Woman, 68, who received a lung transplant develops her donor’s peanut allergy in ‘very rare’ phenomenon
- The unnamed patient, from San Diego, had never had a reaction to nuts before
- When doctors heard a sandwich triggered her symptoms they were suspicious
- Nut allergies are only believed to have been passed on four or five times
- Other foods transplant patients have become allergic to include fish and wheat
A woman who received a lung transplant from a young man got more than she bargained for when she developed his peanut allergy.
The 68-year-old had her left lung replaced with the donor’s organ in 2017 because she had emphysema, a condition which causes permanent damage.
She was recovering well until, one day before she was due to go home, she began struggling to breathe and felt tightness in her chest in a ‘severe reaction’.
Initially baffled, doctors made the link to a food allergy when she told them the symptoms began immediately after eating a peanut butter and jam sandwich.
Although she had never had a nut allergy before, medics checked with the transplant agency and discovered the donor was allergic and had passed it on.
An unnamed woman in California developed a nut allergy after the lung of a 22-year-old man who was sensitive to the foods was transplanted into her body
The phenomenon is ‘very rare’, experts said, but has been documented multiple times before with nuts, fish, milk, eggs and wheat.
Further tests revealed the unnamed woman, in San Diego, California, had also become allergic to almonds, cashews, coconuts and hazelnuts.
The lead author of the study and doctor who treated the patient at the medical centre at the University of California, San Diego, Dr Mazen Odish, said he only knew of four or five cases of this happening.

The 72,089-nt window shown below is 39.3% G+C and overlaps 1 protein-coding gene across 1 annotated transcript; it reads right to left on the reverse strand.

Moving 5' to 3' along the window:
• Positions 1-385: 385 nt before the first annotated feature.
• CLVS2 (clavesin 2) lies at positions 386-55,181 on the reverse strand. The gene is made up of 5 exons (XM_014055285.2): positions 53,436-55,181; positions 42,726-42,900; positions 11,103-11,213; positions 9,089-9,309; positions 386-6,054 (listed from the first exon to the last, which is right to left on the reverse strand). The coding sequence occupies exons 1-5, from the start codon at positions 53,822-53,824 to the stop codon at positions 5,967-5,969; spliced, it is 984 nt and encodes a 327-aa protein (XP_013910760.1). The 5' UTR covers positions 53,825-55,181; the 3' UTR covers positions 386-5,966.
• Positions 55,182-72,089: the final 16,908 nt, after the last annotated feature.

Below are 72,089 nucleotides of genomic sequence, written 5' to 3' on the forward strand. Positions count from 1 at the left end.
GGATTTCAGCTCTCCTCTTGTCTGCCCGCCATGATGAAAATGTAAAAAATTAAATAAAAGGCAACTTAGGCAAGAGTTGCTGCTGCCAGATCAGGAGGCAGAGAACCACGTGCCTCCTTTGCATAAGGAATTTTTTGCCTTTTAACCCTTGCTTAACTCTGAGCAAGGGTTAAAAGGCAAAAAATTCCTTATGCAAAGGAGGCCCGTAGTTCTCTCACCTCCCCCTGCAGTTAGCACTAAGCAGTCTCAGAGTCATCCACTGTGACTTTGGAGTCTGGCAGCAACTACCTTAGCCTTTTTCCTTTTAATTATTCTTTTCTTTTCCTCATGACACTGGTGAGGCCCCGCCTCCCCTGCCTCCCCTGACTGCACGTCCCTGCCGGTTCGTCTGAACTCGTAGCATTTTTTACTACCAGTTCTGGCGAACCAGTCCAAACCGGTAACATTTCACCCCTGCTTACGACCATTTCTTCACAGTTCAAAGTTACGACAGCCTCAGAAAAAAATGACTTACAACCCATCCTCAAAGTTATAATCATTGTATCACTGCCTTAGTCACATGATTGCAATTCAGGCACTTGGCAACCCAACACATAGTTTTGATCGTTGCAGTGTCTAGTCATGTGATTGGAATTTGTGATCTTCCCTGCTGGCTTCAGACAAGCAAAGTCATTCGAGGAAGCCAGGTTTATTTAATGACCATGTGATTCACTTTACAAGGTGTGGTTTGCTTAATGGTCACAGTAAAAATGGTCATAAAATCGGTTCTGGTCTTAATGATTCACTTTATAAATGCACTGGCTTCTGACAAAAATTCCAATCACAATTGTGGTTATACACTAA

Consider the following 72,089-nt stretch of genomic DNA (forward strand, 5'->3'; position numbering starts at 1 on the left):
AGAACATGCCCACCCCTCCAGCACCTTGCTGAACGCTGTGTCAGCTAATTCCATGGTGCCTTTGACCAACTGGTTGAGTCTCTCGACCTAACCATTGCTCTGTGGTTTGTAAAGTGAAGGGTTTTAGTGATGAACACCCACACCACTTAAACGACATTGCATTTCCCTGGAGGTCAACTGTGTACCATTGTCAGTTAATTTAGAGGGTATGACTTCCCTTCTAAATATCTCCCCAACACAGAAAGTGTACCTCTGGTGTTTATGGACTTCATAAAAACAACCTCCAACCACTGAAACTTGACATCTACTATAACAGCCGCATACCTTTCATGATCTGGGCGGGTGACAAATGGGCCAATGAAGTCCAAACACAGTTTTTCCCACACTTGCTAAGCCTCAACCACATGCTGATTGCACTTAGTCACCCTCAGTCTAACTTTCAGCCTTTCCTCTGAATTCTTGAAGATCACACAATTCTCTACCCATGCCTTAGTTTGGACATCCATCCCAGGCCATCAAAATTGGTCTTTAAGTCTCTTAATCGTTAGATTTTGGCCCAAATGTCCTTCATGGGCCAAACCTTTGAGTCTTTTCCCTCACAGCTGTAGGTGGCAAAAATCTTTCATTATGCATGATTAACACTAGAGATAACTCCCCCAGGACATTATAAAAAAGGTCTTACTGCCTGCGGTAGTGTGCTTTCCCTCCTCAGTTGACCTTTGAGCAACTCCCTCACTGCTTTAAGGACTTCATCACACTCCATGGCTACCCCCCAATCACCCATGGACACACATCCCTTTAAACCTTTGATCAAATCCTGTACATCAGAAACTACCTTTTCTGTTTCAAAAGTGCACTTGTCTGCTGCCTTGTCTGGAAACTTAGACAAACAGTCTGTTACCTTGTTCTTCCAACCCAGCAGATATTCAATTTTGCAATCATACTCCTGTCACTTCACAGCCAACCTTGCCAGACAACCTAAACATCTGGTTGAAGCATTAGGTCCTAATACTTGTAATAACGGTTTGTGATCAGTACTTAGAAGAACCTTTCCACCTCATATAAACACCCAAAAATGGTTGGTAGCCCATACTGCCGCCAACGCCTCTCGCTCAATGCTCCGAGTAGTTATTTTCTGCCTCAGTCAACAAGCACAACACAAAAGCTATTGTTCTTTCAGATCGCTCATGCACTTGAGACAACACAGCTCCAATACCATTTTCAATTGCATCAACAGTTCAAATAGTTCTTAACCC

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A new lung had been given to the woman because her own was so damaged by emphysema, in which the small air sacs in the lung break down.
Emphysema is usually caused by tobacco smoking and cannot be cured, but gradually worsens over time, making it increasingly difficult to breathe.
The female patient is believed to have inherited the 22-year-old man’s allergy when cells from his organ entered her body.
Allergic reactions happen when immune cells overreact, thinking something such as a nut or pollen is a danger to the body.
During the transplant, cells from the man’s body – which trigger reactions in the presence of nuts – were passed on and now have the same effect in the woman.
Doctors advised her to avoid all peanuts and tree nuts and gave her an EpiPen in case she had another attack, LiveScience reported.
They are not sure whether the allergy will last for the rest of her life, or if her own immune system will overpower it and return to normal in future.
Other cases of allergies being passed on have occurred in liver, kidney, lung, bone marrow, heart and kidney transplants.
The phenomenon has been found to be more likely in children and people taking the drug tacrolimus, which suppresses the patient’s immune system to stop their body rejecting the organ – the patient in this case was taking the medication.
The extraordinary case was published in the journal Transplantation Proceedings.
HOW DO ALLERGIES WORK?
Allergies are caused by someone’s immune system wrongly thinking something is a threat and reacting to try and get rid of it.
Things people are commonly allergic to include peanuts, pollen, dairy, some medications, and animals.
When the allergen – the substance causing the allergy – enters the body, the immune system reacts as though it were something which could cause an illness and sends white blood cells and antibodies out into the blood to fight it off.
This can cause the signs of illness, such as swellings, sneezing and a runny nose, and coughing or difficulty breathing.
Around one in four people suffer from allergies and they can develop at any stage of someone’s life – the number of people who suffer from them is increasing.
The severity of allergies can range from causing a mild sniffle to trigger life-threatening reactions, but most can be controlled with medication.
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